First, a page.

The ruling stems from a 1971 lawsuit by Planned Parenthood to the 1864 abortion ban. The reproductive rights group and abortion provider ultimately prevailed after the U.S. Supreme Court established a right to abortion in its landmark Roe v. Wade decision in 1973, which remained in place until it was reversed in 2022.

That case, which was reopened by Hobbs' Republican predecessor after Roe was overturned, included claims that the ban violated Arizonans' rights to liberty and privacy under the state constitution, which Tuesday's decision did not address. Planned Parenthood or Mayes' office could ask the court presiding over the case to block the law on those grounds.

The state Supreme Court put its decision on hold for 14 days to allow time for such a request. If a lower court did block the law again, the case could eventually go back to the state's high court on appeal.

Planned Parenthood referred a request for comment to Mayes' office, where a spokesperson said it was considering all legal options.

WHAT OTHER OPTIONS DO ABORTION RIGHTS SUPPORTERS HAVE?

Some observers believe that, in light of the Arizona Supreme Court's ruling, the path forward for abortion rights supporters in the state is more likely political than legal. Democratic lawmakers have already tried to advance legislation repealing the ban, but were blocked by the Republican majority, though some Republicans have supported repealing the ban.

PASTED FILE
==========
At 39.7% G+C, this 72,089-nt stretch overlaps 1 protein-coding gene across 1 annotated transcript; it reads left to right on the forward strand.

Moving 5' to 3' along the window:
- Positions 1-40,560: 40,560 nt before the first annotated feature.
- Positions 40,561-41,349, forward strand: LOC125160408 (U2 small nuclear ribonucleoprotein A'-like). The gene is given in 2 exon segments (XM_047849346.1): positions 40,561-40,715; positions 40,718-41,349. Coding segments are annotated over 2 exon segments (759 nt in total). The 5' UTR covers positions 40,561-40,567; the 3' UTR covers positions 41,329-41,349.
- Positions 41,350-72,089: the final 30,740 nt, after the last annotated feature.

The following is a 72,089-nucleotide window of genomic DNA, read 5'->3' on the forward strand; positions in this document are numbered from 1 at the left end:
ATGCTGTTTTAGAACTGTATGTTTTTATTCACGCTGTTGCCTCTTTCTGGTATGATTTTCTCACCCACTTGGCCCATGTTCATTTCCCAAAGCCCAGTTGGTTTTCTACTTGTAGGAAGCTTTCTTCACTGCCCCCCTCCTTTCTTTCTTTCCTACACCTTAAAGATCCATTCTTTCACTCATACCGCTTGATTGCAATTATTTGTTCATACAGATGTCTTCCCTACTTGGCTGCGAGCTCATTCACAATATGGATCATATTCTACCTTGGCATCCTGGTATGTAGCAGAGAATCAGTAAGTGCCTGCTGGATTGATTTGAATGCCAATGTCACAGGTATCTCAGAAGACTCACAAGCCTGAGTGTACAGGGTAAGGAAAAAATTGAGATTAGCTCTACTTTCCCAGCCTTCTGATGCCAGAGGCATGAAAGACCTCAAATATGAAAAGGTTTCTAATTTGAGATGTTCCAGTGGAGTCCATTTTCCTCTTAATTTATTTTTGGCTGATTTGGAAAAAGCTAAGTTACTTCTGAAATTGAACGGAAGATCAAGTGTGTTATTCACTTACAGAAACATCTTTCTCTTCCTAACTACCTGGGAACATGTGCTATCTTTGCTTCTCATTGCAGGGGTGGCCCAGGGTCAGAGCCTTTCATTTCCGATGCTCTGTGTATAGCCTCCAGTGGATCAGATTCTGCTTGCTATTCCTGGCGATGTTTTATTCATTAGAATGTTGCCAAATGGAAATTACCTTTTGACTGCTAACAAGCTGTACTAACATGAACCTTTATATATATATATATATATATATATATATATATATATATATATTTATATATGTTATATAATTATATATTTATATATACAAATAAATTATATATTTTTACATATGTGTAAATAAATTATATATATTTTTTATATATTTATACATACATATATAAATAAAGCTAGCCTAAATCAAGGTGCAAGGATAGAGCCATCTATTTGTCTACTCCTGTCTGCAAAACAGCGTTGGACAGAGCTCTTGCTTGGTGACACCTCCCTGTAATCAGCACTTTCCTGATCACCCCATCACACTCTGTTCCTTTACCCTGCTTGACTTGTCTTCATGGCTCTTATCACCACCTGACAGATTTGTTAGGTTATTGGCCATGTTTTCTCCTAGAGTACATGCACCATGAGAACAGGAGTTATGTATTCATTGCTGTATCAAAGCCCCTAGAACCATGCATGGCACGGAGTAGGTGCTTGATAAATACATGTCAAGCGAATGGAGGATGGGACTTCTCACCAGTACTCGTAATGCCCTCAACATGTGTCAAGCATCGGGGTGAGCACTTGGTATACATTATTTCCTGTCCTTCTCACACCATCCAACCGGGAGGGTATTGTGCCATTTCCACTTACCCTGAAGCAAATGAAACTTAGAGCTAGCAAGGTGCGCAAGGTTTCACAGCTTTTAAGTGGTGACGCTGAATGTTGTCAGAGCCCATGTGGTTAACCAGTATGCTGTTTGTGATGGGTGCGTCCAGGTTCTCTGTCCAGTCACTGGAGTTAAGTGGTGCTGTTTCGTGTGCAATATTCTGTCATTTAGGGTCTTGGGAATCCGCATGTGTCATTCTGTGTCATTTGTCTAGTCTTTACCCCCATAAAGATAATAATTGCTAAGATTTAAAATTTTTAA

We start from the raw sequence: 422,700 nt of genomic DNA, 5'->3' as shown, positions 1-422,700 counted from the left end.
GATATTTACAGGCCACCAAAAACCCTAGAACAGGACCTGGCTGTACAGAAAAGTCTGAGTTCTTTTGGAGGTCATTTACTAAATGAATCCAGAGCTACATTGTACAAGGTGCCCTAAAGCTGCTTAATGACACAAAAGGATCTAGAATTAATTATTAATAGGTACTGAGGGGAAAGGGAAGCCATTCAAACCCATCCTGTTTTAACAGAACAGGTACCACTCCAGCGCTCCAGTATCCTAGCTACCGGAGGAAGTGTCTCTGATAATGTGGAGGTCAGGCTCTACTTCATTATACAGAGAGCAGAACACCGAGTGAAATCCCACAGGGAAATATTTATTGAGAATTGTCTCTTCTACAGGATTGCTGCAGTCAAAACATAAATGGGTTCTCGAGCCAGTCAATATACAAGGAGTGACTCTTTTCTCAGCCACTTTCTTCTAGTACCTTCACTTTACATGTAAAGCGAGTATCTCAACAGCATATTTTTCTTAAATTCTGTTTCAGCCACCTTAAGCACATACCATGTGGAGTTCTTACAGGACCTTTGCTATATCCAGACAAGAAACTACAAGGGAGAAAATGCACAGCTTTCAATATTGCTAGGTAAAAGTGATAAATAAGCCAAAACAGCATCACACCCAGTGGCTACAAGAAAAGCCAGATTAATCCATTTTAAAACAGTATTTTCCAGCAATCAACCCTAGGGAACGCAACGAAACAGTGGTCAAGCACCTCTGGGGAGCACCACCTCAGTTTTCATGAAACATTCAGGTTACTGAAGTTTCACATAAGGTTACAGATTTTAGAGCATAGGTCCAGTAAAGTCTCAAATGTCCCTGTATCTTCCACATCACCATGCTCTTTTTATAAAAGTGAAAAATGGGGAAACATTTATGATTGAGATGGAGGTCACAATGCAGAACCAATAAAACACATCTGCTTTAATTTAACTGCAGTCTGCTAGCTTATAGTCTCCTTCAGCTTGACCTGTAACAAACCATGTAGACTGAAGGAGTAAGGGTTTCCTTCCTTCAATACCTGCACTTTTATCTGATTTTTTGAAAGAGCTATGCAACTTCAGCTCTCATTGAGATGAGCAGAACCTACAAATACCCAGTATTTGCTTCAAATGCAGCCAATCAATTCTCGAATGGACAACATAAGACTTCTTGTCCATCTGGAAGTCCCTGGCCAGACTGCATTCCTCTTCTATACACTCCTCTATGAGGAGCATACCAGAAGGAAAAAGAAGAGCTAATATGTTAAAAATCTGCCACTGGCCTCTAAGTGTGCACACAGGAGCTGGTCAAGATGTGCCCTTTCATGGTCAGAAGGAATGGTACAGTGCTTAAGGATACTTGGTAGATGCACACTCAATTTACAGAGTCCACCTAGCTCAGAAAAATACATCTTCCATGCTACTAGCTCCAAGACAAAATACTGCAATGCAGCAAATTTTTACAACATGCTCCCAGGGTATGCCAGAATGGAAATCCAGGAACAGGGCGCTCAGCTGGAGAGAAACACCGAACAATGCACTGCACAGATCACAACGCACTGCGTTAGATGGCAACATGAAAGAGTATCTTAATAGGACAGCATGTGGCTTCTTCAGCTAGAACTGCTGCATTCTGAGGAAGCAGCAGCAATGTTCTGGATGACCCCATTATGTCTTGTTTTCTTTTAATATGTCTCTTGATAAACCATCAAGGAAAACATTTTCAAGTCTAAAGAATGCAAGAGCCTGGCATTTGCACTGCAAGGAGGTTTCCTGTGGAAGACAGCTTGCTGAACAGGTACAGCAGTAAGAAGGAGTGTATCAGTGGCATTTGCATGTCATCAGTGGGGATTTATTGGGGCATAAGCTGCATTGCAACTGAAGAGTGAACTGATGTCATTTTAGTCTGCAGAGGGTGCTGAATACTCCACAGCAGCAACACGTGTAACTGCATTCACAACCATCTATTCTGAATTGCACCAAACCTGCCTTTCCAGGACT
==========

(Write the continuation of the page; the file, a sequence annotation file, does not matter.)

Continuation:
Meanwhile, organizers say they have already gathered enough signatures to present voters with a ballot measure establishing a right to abortion in this November's elections. A similar measure is expected to appear on the ballot in Florida, and previous efforts have been successful in other states including Republican-dominated Kansas and Ohio.

(Reporting By Brendan Pierson in New York, Editing by Alexia Garamfalvi and Josie Kao)

Popular

A pair enjoyed pricey meals and bolted when it was time to pay. Their dine and dash ended in jail

A Welsh couple who dined out on pricey meals and then bolted when the bill came is now paying the price

A pair enjoyed pricey meals and bolted when it was time to pay. Their dine and dash ended in jail

Reading the 'tea leaves': TV networks vamp for time during the wait for the Donald Trump verdict